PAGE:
I sat on the bed and held him, talking softly, and gently and he was able to tell me that he didn’t want to sleep upstairs tonight, he wanted to sleep on Mommy’s floor – which was awesome because he was using words and communicating with me. So we went back down to my room, and he laid down, and quietly snuggled in and continued settling down as we read stories. From there, he was happy and content, calmed and crisis behind us.

Abby had settled into my bed, and he had settled on the floor, so I now have two sleeping littles in my room…where I would really like to go sleep about now. 🙂

Anyway – Today, of all days – of course it would happen. Today, of all days – of course he would fall apart, and of course, I’d be alone to deal with it – and of course, I’d be running on empty. But sometimes, when it’s over, you just have to laugh about it – because you’re still alive, and your kids are happy and sleeping, (and hopefully will sleep past 5am because they are SO SO tired…).

We hear this cliché phrase often, “God will never give you more than you can handle” – well, let’s just call a spade a spade, folks – that’s a bunch of BS. (blue sharks). God gives me stuff I can’t handle EVERY. SINGLE. DAY. And my guess is that He’s given many of you stuff you can’t handle either. Sometimes those things amount to a mountain that makes you doubt His goodness, or even His existence. The thing is, when He allows us to go through these trials, struggles, temper tantrums and trauma aftermath, sicknesses, cancers, death and just plain old rotten stuff – He always, always, always gives us something else alongside it. He gives Himself. He offers His hand every step of the way, He offers His peace, His refuge, His comfort, His truth, His goodness, His mercy, His grace and His unconditional love. Never once will God ask us or require us to do it alone – that’s part of the beauty of knowing Him, of being engaged in relationship with Him – we are never alone again.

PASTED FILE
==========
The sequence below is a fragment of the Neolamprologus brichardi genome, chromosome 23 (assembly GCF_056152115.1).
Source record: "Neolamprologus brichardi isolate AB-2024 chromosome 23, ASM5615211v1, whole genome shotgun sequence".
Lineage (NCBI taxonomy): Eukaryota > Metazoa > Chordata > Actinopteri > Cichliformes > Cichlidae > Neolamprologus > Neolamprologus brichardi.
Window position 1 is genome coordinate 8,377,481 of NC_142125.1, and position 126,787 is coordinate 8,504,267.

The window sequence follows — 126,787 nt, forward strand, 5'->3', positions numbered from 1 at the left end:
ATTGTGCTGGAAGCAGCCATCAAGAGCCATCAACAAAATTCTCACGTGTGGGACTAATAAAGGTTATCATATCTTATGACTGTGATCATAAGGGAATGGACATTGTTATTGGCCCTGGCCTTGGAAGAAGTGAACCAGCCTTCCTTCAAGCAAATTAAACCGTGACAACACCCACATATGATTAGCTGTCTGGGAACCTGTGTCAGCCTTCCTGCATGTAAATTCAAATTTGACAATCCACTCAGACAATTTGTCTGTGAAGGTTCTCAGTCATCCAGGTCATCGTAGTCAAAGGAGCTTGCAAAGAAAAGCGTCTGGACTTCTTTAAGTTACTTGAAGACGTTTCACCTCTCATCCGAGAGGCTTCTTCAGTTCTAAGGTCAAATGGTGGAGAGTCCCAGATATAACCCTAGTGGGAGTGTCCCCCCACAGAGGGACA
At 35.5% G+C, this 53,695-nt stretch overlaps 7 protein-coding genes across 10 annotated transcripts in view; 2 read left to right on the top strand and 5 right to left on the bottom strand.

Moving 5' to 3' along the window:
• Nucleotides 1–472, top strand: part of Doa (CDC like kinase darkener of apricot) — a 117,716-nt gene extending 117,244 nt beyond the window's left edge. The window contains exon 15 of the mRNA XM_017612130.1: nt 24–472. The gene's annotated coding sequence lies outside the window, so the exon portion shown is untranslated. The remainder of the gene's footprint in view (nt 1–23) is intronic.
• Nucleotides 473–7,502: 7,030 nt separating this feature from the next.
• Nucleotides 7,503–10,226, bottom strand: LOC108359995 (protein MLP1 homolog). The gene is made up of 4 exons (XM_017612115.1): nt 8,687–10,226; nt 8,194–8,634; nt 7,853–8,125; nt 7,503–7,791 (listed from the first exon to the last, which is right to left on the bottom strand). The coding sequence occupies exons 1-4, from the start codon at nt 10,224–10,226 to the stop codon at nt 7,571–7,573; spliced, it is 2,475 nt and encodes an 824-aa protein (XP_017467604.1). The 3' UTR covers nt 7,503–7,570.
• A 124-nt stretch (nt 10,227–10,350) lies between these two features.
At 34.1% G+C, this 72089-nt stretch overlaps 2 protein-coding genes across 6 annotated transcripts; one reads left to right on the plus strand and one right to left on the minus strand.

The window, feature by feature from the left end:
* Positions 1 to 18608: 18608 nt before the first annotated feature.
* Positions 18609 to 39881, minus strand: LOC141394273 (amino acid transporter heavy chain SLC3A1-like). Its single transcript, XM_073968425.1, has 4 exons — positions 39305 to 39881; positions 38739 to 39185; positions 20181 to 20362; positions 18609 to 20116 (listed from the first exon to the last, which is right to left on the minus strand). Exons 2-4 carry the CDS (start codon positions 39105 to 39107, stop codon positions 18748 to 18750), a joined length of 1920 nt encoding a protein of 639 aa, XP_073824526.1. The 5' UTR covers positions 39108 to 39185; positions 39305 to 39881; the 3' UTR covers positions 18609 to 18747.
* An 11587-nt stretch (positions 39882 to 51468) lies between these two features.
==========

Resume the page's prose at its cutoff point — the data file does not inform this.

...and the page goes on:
For many of you this hits home as something you know is truth for you – for others you may wrestle with these words and that’s okay – wrestle it, fight it out, kick and scream and refuse to look Him in the eyes. Shrug off His attempts to hold you, turn your face to the wall when He tries to wipe your tears, stick in your neon yellow earplugs when someone like me tries to tell you that He. Is. Chasing. After. You. Because in the same way that I planted myself right near my son tonight to make sure he knew that I was there and that I loved him – regardless of his acceptance of my words and my touch – the same is true infinity-fold for the Lord. He longs for you to look in His eyes, He longs for you to let Him carry you and all your junk, He is sitting there next to you while you’re going through your hard stuff, quietly trying to let you know that you don’t have to do this alone.

Just as I love my son, who came to me out of brokenness and grief, loss and destruction, so does our Heavenly Father love you – no matter how broken or messed up or wayward, how mistaken or just forgetful of Him you’ve become – You don’t have to do this alone.

And at the moment when you realize that – and take advantage of that partnership – after your tears are dried and your heart is held…

Then, sometimes you just have to laugh about it.



2 thoughts on “Sometimes you just have to laugh about it.

  1. melissa says:

    Thank you for sharing about the language! That is incredibly helpful! I want to get that app today! Sounds like he is doing amazing with English and communicating his wants! I love how you held off a bit when he was upset about missing the baseball game! I heard a therapist speak one time and he said when teens are upset, “get low” lower than them, even if you have to lay on the floor! It allows them to feel less like you are trying to dominate- also shows your humility and desire to help.Totally reminded me of how you handled that! Thanks for your posts!!